How to Manage My Teen’s Online Access: Set a Media Curfew

By Samurai Dad

The Android cell tone that rang out in the night was quickly silenced by our teen, but not quick enough to escape our ears.  The nocturnal browsing motivated us to look for ways to strengthen boundaries about using electronics after-hours. We explored both behavioral and technical ways to implement an internet and media curfew.    

How do you set a media curfew?  We started with an honor system.  All devices were powered down and placed in a central location at a specific time until the next morning.  The power struggles we then had with our teens over shutting down different devices at a specific time spurred us to layer on a technical strategy by using our router’s features to manage access.  

An honor system alone may work for you.  We found that the lure of updating SnapChat streaks and postings on Instagram was too big a challenge for our teens to resist.  We still hold the line on screen time limits daily, and we also limit the technology itself whenever possible.

Limiting Access to Smartphones and WiFi Devices Requires Different Strategies

  1. It’s difficult, but not impossible, to limit teens’ access to a cell phone. By design, smartphones offer multiple pathways to access the internet.  The cell data plan allows unrestricted access as long as the user is within range of a cell tower. For the truly desperate user that has used up their data, it’s possible to tether on to a friend’s device to share data. For this reason, the honor system for cell phones forms the centerpiece of our media curfew plan, backed up by the loss of the cell if the rules are broken.
  2. In contrast, WiFi connections are slightly more restrictive because the user needs to be in range of a WIFI network. We have a WI-FI network at home. There are also many public WIFI networks and secure networks requiring login credentials.  The proximity and security challenges can make it more difficult to find ready access.

The Smartphone Challenge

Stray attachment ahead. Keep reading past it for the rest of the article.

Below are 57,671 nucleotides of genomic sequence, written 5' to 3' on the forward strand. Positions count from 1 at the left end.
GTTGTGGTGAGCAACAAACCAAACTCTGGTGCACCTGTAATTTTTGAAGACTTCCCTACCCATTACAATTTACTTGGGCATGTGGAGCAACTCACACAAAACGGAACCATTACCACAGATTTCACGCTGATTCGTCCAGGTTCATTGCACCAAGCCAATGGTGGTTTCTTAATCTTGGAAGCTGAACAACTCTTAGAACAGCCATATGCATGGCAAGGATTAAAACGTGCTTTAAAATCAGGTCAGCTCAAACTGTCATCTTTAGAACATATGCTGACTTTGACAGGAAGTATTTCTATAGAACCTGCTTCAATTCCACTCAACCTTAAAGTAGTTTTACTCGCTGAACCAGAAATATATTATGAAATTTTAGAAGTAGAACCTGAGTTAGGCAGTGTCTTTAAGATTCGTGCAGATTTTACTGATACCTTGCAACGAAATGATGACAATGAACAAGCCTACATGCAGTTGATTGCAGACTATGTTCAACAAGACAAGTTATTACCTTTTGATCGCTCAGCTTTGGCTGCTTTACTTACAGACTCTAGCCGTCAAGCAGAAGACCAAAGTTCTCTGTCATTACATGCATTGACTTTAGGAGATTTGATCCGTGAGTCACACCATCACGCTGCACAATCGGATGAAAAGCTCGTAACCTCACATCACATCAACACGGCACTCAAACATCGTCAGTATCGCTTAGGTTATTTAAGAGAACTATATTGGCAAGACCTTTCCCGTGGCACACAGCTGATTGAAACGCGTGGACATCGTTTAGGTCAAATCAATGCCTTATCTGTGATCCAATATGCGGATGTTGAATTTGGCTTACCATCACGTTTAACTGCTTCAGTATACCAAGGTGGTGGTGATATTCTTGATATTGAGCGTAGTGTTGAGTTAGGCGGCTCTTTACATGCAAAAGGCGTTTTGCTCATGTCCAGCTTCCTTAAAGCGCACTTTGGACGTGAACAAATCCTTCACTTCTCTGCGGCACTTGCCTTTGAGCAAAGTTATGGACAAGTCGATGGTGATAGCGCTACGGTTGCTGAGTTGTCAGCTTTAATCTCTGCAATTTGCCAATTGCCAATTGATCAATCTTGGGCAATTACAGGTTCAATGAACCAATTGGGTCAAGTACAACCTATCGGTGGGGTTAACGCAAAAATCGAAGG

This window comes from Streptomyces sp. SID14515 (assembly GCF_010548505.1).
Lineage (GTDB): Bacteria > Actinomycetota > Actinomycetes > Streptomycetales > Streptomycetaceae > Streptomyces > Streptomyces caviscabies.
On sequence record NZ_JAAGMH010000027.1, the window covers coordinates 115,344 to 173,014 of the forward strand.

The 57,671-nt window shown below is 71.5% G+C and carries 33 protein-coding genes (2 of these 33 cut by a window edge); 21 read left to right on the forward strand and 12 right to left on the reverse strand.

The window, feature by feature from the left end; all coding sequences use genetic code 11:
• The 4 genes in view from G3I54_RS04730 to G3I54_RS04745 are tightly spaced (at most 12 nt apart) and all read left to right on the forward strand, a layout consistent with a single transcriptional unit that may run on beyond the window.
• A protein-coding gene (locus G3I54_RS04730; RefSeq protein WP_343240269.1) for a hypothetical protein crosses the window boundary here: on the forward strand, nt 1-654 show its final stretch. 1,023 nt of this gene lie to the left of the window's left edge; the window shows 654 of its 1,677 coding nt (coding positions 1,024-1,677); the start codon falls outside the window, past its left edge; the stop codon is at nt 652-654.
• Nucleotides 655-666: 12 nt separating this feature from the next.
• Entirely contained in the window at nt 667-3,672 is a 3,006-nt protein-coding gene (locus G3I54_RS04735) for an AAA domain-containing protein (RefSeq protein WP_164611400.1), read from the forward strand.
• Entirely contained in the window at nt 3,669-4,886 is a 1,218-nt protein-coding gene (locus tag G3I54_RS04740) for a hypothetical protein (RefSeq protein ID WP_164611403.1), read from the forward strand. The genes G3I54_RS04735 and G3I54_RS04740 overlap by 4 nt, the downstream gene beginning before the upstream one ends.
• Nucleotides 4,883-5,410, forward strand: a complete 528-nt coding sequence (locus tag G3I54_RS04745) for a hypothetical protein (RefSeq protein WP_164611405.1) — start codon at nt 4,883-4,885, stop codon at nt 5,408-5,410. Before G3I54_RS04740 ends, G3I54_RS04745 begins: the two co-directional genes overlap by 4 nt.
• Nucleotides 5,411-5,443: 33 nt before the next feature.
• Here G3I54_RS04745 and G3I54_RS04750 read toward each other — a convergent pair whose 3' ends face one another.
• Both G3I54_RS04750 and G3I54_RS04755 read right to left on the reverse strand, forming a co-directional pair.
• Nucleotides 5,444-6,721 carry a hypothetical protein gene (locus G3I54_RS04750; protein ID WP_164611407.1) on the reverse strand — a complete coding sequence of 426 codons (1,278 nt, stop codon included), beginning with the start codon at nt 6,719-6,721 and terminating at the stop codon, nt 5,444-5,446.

In our house, we have evolved to limit smartphone access to the internet with a combination of behavior rules and practices.  This has gone a long way to keeping our kids more engaged in our home life and limiting the amount of time available to bury themselves in the screen of their phone.

Rules and Practices for Smartphones

Ideally, you’ll get an agreement in place for devices and phones before your teen ever gets access. But the world is rarely ideal, right? With that in mind, below are the rules currently in place in our house. The agreement is a living document and represents a compilation of what is currently working well.

  1. Cell phones must be used in common family areas of our home.  This keeps the phone from disappearing behind the closed door of a bedroom.
  2. On weekdays, no cell phone use after 9:00PM.
  3. Consistent with the first two rules, after 9:00, the cell phones are placed in our office to charge overnight.
  4. In the morning, the cell phones are not removed from the charging area until everyone is ready for school including eating breakfast and packing bags (which we really encourage to be done the night before).
  5. We limit the amount of cell data available in a month.  Our current data plan includes 1Gb per month.  Talk and text are unlimited but data shuts down when used up.  This limitation helps teach our teens the skill of budgeting a scarce resource – cell data.
  6. Despite the implicit messages from our current society, cell phones are not a right of birth.  They are a privilege and the right to use must be earned by following the rules. When rules are broken, loss of device/phone follows.  

TV’s, Tablets, Laptops and Gaming Consoles

Girl on tabletOk, let’s say you’ve been successful collecting the Smartphones in the evening and securing them from night owl use.  Well done.

Now, let’s look at discouraging after hours internet use on all the other devices in your home.  Collecting all devices every night may not be practical for you.  

If you want to avoid the nightly scouring the house for devices and all that potential drama, you need to get closer to the source, the life-giving elixir of all non-data plan devices: the WiFi.  Here’s where the technology itself can help you manage the late night hours.

Did you know many widely available routers have scheduling features?

Yes, it’s true.  There are many easily configured features in your router to help you manage WI-FI usage via a pre-defined schedule. Parental controls are also available that allow you to blacklist sites by device if you choose to add additional layers of protection.   

Our intent is to shut down the internet access during the hours our teen should be sleeping.  After all, it’s the 24/7 internet access enabling your teen to check in on what senseless drivel a distant acquaintance posted on Instagram at 2 AM.  Drastic times may call for drastic measures. Cut it off. Set a schedule for WIFI availability. This can be done by a specific device like your teen’s iPad, laptop, Smart TV or gaming console.  Or, you can shut down the WI-FI network completely and it will come back online automatically at a time you select.